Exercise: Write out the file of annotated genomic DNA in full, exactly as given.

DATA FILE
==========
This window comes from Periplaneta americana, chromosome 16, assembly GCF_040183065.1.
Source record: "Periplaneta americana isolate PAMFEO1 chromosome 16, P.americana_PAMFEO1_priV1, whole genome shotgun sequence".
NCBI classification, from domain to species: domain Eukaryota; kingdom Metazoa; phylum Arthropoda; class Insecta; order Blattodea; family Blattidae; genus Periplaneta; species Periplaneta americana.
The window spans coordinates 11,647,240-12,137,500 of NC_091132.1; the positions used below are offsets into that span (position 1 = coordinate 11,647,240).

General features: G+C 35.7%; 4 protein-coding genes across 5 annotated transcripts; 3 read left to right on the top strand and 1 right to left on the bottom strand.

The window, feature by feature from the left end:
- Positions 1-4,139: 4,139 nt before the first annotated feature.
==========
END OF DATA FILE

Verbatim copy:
This window comes from Periplaneta americana, chromosome 16, assembly GCF_040183065.1.
Source record: "Periplaneta americana isolate PAMFEO1 chromosome 16, P.americana_PAMFEO1_priV1, whole genome shotgun sequence".
NCBI classification, from domain to species: domain Eukaryota; kingdom Metazoa; phylum Arthropoda; class Insecta; order Blattodea; family Blattidae; genus Periplaneta; species Periplaneta americana.
The window spans coordinates 11,647,240-12,137,500 of NC_091132.1; the positions used below are offsets into that span (position 1 = coordinate 11,647,240).

General features: G+C 35.7%; 4 protein-coding genes across 5 annotated transcripts; 3 read left to right on the top strand and 1 right to left on the bottom strand.

The window, feature by feature from the left end:
- Positions 1-4,139: 4,139 nt before the first annotated feature.